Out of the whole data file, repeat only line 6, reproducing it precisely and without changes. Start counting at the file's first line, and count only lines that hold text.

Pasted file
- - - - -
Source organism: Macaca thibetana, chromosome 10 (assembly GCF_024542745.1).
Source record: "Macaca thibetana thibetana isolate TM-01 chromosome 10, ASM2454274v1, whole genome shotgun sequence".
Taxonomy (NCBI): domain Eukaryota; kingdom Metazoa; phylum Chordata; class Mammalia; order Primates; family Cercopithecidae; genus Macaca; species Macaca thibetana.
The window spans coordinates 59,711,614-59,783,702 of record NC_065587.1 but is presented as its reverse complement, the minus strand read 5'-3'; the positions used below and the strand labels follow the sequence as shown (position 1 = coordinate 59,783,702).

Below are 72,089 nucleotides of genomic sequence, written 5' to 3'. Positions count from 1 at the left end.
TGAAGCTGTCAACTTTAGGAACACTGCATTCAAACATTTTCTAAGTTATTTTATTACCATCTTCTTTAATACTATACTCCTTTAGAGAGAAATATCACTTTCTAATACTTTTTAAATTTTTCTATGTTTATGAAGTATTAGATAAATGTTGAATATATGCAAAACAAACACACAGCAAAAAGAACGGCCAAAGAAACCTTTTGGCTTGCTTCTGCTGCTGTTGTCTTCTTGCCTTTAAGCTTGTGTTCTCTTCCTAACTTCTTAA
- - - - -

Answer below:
TGAAGCTGTCAACTTTAGGAACACTGCATTCAAACATTTTCTAAGTTATTTTATTACCATCTTCTTTAATACTATACTCCTTTAGAGAGAAATATCACTTTCTAATACTTTTTAAATTTTTCTATGTTTATGAAGTATTAGATAAATGTTGAATATATGCAAAACAAACACACAGCAAAAAGAACGGCCAAAGAAACCTTTTGGCTTGCTTCTGCTGCTGTTGTCTTCTTGCCTTTAAGCTTGTGTTCTCTTCCTAACTTCTTAA